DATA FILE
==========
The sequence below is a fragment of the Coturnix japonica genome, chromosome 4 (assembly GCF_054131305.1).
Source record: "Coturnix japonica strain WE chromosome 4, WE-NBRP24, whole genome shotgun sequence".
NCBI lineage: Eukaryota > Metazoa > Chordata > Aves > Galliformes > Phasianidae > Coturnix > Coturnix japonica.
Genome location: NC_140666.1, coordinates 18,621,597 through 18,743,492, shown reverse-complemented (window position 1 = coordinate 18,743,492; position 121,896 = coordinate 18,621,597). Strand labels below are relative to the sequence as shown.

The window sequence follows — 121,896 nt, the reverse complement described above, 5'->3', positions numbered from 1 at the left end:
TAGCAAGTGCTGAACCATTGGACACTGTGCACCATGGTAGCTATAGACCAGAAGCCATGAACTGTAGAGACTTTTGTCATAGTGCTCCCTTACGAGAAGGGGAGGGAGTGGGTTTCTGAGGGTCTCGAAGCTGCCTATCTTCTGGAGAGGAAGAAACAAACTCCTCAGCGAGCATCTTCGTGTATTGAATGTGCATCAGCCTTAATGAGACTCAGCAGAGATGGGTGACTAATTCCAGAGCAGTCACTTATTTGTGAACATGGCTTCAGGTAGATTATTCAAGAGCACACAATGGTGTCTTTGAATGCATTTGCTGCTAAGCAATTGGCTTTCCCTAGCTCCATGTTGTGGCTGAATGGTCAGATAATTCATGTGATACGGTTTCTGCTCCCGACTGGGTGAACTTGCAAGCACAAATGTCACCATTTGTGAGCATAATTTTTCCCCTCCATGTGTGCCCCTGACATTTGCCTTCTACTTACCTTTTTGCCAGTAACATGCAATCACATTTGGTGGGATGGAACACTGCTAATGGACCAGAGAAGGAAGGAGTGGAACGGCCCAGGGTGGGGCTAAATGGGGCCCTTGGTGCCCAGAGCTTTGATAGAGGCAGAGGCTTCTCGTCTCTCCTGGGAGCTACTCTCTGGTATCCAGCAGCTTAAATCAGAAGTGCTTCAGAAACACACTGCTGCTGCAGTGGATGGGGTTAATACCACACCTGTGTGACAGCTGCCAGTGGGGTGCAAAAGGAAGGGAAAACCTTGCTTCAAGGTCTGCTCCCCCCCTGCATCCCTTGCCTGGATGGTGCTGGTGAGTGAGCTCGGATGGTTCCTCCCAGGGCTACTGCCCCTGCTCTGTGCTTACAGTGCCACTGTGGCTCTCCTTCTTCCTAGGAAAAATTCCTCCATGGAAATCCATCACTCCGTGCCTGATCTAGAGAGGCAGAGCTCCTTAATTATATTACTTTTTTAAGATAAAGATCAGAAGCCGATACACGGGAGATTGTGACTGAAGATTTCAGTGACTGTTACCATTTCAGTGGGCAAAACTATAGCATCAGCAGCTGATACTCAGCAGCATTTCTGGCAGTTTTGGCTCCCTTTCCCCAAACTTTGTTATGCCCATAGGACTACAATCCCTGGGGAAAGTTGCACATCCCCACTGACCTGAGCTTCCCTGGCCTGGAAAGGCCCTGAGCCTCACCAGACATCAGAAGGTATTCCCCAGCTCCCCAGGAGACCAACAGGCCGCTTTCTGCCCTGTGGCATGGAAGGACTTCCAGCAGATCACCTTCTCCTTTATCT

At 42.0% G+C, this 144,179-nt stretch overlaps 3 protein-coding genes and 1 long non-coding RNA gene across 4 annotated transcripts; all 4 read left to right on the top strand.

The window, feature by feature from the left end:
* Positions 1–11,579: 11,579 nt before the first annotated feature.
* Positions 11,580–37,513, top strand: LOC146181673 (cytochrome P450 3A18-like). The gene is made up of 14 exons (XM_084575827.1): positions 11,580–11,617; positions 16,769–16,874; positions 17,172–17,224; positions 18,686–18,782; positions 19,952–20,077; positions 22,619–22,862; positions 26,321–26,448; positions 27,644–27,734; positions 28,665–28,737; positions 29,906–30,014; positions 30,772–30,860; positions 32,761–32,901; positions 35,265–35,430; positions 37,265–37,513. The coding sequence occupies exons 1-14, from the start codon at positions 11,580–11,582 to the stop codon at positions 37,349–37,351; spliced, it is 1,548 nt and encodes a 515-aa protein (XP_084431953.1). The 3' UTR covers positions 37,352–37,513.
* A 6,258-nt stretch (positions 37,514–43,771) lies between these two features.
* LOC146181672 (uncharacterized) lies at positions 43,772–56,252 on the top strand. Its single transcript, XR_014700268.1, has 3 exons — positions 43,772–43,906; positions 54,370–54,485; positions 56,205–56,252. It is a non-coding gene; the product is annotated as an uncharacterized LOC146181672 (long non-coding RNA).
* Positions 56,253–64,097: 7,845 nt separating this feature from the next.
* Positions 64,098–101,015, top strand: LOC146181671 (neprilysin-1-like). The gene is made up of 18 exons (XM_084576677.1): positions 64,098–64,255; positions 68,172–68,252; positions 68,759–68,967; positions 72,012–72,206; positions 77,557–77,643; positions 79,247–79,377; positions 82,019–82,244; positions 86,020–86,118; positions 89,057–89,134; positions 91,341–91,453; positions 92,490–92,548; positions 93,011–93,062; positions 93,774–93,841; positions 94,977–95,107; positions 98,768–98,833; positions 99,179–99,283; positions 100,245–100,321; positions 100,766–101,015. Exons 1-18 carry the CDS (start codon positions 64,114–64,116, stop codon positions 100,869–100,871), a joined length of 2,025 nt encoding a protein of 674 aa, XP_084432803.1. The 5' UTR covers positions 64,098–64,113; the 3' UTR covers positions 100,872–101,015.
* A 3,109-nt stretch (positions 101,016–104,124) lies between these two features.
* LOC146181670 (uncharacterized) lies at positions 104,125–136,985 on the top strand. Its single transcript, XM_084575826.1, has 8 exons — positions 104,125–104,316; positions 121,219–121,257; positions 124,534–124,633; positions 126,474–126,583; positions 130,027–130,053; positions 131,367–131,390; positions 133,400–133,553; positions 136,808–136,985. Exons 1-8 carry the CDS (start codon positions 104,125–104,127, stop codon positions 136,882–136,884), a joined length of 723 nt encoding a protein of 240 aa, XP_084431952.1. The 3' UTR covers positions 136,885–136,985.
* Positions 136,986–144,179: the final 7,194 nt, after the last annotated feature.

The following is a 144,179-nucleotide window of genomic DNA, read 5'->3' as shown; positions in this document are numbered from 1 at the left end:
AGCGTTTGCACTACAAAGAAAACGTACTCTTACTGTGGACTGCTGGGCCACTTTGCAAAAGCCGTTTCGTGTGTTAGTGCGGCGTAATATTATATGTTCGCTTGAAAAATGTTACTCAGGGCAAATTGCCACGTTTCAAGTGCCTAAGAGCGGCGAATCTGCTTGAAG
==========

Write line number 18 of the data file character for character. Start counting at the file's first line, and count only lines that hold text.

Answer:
The following is a 144,179-nucleotide window of genomic DNA, read 5'->3' as shown; positions in this document are numbered from 1 at the left end: